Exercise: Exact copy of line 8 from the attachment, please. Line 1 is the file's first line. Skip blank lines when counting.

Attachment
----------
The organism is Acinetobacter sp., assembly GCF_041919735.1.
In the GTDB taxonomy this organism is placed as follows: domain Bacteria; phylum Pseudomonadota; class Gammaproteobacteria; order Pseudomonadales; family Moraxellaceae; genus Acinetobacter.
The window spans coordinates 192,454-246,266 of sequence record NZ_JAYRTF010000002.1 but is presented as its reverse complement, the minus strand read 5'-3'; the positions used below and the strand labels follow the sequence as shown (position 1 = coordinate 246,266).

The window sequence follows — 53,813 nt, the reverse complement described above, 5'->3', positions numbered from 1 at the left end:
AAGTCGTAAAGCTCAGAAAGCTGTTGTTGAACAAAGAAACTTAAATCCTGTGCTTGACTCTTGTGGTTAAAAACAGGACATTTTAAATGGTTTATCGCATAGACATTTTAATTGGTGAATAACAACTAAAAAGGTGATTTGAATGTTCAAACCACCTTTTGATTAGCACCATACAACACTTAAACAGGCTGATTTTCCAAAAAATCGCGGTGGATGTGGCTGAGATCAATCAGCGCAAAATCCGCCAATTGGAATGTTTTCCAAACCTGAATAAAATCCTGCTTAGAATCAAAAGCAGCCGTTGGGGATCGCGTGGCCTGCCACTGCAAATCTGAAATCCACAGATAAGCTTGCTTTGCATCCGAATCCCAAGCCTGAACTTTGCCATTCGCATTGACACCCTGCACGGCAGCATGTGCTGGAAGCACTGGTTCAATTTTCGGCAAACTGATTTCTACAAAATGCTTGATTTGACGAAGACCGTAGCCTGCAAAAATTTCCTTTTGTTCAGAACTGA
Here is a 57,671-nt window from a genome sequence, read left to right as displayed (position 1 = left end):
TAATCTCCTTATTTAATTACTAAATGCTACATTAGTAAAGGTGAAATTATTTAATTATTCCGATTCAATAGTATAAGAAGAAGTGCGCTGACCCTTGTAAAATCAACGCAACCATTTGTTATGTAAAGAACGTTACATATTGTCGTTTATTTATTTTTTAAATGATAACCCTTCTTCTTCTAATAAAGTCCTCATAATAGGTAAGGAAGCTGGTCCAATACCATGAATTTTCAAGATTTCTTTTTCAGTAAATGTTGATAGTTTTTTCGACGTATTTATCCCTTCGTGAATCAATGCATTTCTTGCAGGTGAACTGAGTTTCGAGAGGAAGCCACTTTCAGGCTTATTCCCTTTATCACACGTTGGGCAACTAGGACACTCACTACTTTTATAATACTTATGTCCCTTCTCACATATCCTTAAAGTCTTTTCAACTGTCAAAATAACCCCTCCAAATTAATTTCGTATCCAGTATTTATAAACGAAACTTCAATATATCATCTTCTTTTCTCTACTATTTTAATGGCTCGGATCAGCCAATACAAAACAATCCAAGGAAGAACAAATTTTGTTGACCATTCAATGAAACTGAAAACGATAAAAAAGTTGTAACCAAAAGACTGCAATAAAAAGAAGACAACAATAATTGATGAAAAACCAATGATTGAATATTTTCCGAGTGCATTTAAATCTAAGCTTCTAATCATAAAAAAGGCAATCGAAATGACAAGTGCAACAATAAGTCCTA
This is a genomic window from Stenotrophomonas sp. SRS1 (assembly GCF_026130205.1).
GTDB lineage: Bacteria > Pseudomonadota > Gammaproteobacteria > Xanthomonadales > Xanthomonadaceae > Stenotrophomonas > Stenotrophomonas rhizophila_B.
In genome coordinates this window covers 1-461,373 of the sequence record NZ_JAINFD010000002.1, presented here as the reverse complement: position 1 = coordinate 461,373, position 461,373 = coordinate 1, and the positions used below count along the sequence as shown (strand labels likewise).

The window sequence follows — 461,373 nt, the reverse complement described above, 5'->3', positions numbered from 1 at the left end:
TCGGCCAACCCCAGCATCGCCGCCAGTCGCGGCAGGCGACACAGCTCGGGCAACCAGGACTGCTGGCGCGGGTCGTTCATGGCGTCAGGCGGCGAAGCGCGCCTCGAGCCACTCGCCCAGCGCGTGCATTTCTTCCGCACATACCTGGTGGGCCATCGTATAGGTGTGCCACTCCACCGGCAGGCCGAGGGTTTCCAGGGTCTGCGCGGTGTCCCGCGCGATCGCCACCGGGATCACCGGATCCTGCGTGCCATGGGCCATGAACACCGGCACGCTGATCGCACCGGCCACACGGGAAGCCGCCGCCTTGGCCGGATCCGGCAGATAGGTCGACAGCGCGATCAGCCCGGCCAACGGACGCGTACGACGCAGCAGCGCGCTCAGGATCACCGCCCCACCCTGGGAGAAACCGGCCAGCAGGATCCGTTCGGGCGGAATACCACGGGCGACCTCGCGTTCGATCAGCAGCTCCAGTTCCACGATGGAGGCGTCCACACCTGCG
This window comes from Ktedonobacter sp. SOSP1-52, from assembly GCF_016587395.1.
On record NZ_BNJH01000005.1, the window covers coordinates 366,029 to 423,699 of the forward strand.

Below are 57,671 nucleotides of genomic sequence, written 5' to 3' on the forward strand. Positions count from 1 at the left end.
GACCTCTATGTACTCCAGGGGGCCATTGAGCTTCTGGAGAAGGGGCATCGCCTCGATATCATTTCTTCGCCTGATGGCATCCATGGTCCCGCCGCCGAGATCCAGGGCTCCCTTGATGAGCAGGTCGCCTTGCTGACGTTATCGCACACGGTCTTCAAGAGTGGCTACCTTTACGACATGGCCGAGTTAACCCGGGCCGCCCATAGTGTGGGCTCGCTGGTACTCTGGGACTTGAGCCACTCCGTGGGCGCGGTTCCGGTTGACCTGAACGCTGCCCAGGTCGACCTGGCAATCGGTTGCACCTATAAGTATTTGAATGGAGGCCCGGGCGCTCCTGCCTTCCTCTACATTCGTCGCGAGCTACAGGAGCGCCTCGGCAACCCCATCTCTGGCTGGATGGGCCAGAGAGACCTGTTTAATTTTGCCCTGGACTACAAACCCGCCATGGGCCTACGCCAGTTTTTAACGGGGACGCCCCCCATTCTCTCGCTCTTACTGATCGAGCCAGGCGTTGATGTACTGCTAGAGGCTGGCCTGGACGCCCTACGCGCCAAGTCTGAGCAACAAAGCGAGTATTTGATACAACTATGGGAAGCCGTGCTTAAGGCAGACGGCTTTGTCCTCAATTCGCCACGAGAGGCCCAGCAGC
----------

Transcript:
This is a genomic window from Stenotrophomonas sp. SRS1 (assembly GCF_026130205.1).